Blog > Volunteering & Complexity & Story

August 20, 2007

Over the last couple of years I’ve been working with Victorian local and State Governments on the future of volunteering – so this project on the Future of Volunteering looks interesting. Not the least because it’s using narrative research processes, tools and proprietary software Sensemaker TM developed by Cognitive Edge to explore an issue of critical public policy.

What are they exploring?
Is volunteering a doomed activity? Where will the volunteers of the future come from? What will motivate them? What might volunteering look like in the future? What forms might volunteering take (eg corporate volunteering, time-limited or project-based etc)?

The key objectives of the project are to develop an understanding of policy issues and implications given the changes in demographics and patterns of volunteering, as well as guidance for those organisations funding and managing volunteers. The initial focus is New South Wales; however there is already interest from other states and countries to replicate the project.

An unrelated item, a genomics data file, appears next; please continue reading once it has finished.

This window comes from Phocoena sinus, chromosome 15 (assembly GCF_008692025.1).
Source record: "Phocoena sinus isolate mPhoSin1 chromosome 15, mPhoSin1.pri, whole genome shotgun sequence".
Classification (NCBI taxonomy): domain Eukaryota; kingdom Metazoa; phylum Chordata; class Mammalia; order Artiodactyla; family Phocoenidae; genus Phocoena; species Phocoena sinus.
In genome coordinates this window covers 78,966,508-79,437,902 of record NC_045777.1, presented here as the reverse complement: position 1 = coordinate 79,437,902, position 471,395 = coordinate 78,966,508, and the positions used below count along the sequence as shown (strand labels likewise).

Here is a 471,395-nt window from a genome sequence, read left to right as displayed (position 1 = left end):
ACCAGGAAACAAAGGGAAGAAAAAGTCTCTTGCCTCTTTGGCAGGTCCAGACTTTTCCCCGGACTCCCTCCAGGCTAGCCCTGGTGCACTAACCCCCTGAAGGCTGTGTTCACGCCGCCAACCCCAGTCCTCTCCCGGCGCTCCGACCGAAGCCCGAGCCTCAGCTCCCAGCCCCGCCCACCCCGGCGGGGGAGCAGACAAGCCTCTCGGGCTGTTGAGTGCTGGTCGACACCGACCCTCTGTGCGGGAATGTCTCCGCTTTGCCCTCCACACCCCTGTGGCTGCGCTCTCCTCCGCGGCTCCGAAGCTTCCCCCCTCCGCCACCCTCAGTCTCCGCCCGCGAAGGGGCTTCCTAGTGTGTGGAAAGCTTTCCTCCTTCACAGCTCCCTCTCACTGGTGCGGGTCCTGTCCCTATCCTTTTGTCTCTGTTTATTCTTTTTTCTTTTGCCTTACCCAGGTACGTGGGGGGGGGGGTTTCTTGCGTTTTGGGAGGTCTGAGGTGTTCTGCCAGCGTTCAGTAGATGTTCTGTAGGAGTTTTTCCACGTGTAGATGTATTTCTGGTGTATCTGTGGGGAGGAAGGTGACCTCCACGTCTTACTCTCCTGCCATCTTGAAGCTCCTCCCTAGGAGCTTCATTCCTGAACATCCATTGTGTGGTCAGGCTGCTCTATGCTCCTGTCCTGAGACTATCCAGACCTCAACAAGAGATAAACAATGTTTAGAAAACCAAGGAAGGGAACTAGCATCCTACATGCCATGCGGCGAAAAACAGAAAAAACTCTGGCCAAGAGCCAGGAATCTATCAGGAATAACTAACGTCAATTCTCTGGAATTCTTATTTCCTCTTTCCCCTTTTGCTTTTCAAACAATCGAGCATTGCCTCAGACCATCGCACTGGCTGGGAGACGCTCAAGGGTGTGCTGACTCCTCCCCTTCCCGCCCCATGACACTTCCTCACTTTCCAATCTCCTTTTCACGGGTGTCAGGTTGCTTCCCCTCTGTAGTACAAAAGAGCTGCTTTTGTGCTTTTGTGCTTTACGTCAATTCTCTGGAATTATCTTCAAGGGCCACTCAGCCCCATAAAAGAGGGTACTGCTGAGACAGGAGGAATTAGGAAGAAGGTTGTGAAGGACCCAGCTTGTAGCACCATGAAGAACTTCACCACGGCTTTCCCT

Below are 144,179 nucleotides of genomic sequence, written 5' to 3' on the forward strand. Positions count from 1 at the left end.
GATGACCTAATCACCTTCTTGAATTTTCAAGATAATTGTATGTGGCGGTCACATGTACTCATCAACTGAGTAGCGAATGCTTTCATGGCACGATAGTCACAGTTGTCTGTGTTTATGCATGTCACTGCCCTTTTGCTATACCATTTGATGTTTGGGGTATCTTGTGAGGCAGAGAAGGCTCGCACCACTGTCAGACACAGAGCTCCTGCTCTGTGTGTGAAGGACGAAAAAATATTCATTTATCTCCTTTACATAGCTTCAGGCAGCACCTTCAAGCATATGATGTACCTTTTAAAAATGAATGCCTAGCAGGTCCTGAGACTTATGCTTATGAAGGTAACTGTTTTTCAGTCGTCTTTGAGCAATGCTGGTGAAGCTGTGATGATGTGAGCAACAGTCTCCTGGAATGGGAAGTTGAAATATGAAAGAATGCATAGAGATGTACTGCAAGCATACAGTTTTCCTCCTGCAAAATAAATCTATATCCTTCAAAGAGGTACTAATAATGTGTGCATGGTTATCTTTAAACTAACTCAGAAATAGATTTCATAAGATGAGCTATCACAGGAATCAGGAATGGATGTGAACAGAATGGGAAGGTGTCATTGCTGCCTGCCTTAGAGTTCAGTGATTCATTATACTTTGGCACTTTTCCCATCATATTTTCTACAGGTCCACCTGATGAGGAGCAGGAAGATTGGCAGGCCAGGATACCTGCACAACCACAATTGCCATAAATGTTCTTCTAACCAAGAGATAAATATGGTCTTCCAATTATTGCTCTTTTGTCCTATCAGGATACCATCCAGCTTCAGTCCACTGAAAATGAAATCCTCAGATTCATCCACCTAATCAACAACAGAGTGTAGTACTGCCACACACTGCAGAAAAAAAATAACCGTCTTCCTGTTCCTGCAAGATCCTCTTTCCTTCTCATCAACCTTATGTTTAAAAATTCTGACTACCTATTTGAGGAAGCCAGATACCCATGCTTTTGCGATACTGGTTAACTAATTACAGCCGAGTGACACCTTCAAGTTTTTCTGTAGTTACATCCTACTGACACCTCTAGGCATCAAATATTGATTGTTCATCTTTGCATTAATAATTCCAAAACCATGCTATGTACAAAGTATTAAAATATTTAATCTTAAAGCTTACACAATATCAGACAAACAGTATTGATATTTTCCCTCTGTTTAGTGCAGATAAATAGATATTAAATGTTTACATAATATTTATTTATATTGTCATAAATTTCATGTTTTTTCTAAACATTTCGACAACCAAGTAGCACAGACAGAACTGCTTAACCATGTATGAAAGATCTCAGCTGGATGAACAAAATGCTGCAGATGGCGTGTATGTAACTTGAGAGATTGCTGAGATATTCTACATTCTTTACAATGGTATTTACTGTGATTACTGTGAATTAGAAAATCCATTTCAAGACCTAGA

Any organisation or individual with experience in volunteering or managing volunteers is encouraged to participate in this programme. The more stories we are able to collect, the greater the pool of stories that can be used to identify themes and patterns around volunteering.

Visit the survey website for more info or to take part.

Project scope
This is the first government funded project using Cognitive Edge approaches to address a social issue, where the information collected will be available in the public arena. While there is significant interest from other states, countries and sectors, the initial focus will be

• The community care sector – volunteers, their managing organisations, funders and policy makers
• In NSW

The project will capture thousands of stories about volunteering from volunteers, managers of volunteers and policy makers. The new SenseMaker software will enable researchers and policy makers to access these stories directly in large numbers and examine themes and patterns.

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